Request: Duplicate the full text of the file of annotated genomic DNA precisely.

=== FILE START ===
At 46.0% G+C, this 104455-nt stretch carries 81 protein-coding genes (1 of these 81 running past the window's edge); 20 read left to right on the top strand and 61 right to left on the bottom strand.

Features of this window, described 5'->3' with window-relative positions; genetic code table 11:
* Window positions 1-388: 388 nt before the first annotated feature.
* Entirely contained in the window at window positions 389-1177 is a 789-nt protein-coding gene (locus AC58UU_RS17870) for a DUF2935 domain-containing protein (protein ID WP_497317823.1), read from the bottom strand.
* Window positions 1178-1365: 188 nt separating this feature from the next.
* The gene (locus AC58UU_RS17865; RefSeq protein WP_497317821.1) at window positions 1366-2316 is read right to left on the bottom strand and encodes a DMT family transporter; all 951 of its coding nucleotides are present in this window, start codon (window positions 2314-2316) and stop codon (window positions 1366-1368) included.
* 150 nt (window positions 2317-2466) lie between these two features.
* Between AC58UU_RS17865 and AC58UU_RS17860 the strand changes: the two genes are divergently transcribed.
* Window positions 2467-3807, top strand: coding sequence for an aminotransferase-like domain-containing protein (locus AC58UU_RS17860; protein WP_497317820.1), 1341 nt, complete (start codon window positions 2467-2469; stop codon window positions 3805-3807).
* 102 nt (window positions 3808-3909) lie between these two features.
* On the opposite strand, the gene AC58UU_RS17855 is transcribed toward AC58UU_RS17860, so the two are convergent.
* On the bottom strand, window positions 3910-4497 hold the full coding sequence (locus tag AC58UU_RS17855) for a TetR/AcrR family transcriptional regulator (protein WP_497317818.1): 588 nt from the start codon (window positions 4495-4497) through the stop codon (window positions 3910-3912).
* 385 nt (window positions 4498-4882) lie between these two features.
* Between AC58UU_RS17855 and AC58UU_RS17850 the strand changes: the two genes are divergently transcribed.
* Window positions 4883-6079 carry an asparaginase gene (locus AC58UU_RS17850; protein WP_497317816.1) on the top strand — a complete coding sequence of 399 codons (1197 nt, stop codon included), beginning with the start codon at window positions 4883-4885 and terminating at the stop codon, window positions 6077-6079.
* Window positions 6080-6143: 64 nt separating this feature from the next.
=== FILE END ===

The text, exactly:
At 46.0% G+C, this 104455-nt stretch carries 81 protein-coding genes (1 of these 81 running past the window's edge); 20 read left to right on the top strand and 61 right to left on the bottom strand.

Features of this window, described 5'->3' with window-relative positions; genetic code table 11:
* Window positions 1-388: 388 nt before the first annotated feature.
* Entirely contained in the window at window positions 389-1177 is a 789-nt protein-coding gene (locus AC58UU_RS17870) for a DUF2935 domain-containing protein (protein ID WP_497317823.1), read from the bottom strand.
* Window positions 1178-1365: 188 nt separating this feature from the next.
* The gene (locus AC58UU_RS17865; RefSeq protein WP_497317821.1) at window positions 1366-2316 is read right to left on the bottom strand and encodes a DMT family transporter; all 951 of its coding nucleotides are present in this window, start codon (window positions 2314-2316) and stop codon (window positions 1366-1368) included.
* 150 nt (window positions 2317-2466) lie between these two features.
* Between AC58UU_RS17865 and AC58UU_RS17860 the strand changes: the two genes are divergently transcribed.
* Window positions 2467-3807, top strand: coding sequence for an aminotransferase-like domain-containing protein (locus AC58UU_RS17860; protein WP_497317820.1), 1341 nt, complete (start codon window positions 2467-2469; stop codon window positions 3805-3807).
* 102 nt (window positions 3808-3909) lie between these two features.
* On the opposite strand, the gene AC58UU_RS17855 is transcribed toward AC58UU_RS17860, so the two are convergent.
* On the bottom strand, window positions 3910-4497 hold the full coding sequence (locus tag AC58UU_RS17855) for a TetR/AcrR family transcriptional regulator (protein WP_497317818.1): 588 nt from the start codon (window positions 4495-4497) through the stop codon (window positions 3910-3912).
* 385 nt (window positions 4498-4882) lie between these two features.
* Between AC58UU_RS17855 and AC58UU_RS17850 the strand changes: the two genes are divergently transcribed.
* Window positions 4883-6079 carry an asparaginase gene (locus AC58UU_RS17850; protein WP_497317816.1) on the top strand — a complete coding sequence of 399 codons (1197 nt, stop codon included), beginning with the start codon at window positions 4883-4885 and terminating at the stop codon, window positions 6077-6079.
* Window positions 6080-6143: 64 nt separating this feature from the next.